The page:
- State and local government assets exempt from FIRB scrutiny
- FIRB process appears to be ad hoc, run on case-by-case basis
Australian lawmakers said the nation’s foreign investment regulations need to be bolstered after the U.S., its main ally, queried a decision to sell a port in the northern city of Darwin to a Chinese company.
An interim report by senators released Thursday said the Foreign Investment Review Board needs to be strengthened as state- and local-government-owned assets, regardless of their strategic importance, remained exempt from its scrutiny. The Northern Territory government approved the sale of the port -- home to U.S. marines -- without needing further permission from the national regulator.
“The capacity of FIRB to provide informed and effective national security-related advice to the Treasurer is a matter of concern,” the report said.
Australia is seeking to toughen restrictions on the sale of state-owned infrastructure to foreigners after President Barack Obama’s administration raised concerns about the deal in Darwin -- a city that hosts U.S.-Australian war exercises and where as many as 2,500 Marines are based on a rotational basis. Australia’s defense department has dismissed claims the sale to privately-held Chinese company Landbridge Group could undermine national security.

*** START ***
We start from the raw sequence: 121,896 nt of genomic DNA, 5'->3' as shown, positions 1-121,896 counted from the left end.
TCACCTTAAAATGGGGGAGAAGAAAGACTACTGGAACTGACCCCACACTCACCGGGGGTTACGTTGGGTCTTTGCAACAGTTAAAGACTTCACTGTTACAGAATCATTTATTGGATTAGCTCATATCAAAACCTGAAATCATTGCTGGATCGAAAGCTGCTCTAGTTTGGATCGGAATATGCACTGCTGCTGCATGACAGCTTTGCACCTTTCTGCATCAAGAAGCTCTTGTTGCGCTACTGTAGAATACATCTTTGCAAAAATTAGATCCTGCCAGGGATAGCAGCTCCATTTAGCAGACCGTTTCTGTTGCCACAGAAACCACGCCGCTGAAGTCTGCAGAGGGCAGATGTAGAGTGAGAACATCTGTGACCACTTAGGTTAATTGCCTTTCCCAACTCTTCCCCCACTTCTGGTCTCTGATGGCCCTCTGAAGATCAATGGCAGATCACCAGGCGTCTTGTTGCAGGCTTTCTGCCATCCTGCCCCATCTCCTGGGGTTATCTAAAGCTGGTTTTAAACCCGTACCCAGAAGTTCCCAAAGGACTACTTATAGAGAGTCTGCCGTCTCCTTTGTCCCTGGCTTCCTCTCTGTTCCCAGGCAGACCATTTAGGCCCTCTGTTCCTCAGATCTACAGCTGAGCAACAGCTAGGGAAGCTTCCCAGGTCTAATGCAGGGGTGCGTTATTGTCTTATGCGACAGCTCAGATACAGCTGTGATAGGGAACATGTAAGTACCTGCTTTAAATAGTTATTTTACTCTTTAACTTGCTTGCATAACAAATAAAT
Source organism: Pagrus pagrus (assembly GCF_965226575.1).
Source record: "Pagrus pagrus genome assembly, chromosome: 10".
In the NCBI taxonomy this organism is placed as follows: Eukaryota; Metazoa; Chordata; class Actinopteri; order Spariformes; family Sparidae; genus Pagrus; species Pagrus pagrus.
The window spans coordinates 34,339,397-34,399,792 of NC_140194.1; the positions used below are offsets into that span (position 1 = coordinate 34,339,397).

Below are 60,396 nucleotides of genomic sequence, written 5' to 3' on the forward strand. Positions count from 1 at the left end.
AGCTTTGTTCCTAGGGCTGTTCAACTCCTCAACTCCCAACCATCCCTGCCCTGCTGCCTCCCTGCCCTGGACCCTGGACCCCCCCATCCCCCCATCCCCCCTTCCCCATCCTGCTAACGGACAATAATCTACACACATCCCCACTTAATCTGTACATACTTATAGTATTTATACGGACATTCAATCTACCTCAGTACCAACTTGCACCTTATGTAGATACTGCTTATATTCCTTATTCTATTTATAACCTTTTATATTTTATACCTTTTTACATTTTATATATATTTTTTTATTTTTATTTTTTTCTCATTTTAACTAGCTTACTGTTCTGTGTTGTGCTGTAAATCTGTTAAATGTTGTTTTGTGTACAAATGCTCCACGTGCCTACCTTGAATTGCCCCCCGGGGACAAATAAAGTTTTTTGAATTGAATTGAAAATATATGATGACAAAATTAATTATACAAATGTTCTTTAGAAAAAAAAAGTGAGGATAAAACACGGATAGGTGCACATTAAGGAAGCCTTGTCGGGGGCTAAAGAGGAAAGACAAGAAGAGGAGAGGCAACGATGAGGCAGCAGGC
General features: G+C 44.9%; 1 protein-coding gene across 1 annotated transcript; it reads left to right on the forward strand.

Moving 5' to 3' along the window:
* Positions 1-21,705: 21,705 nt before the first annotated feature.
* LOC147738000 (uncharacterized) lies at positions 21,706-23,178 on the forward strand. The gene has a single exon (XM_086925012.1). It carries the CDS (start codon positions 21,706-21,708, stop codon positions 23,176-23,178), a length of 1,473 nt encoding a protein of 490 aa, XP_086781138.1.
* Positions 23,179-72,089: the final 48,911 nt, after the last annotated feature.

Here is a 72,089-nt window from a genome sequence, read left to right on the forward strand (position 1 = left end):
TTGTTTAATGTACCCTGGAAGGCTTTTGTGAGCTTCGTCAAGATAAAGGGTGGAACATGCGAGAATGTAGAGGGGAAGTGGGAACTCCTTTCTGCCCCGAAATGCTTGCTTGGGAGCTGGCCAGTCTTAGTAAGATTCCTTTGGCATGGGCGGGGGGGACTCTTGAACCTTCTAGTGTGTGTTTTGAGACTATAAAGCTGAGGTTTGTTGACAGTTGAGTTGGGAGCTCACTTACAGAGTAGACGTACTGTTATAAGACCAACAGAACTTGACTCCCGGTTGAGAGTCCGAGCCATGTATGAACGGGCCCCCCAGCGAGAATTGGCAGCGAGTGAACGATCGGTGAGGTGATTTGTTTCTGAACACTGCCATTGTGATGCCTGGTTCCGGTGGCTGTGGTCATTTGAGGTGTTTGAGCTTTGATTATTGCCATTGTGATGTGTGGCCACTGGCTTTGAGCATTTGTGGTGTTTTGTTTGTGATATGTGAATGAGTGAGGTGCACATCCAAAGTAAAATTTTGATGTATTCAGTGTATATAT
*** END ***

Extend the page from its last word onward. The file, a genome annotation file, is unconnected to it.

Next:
Landbridge, which operates a 30-million metric ton per annum port in North Haizhou Bay in Shandong province, is paying A$506 million ($363 million) for the 99-year-lease to operate the port, with the Northern Territory government planning to use the proceeds to invest in new infrastructure.
“The Foreign Investment Review arrangements need to be strengthened in their capacity to support assessments while also ensuring that they can continue to be responsive to new and emerging challenges,” the report found. “The FIRB process appears to be ad hoc, run on a case by case basis,” with the committee to further investigate whether the watchdog needs to be a made a statutory body.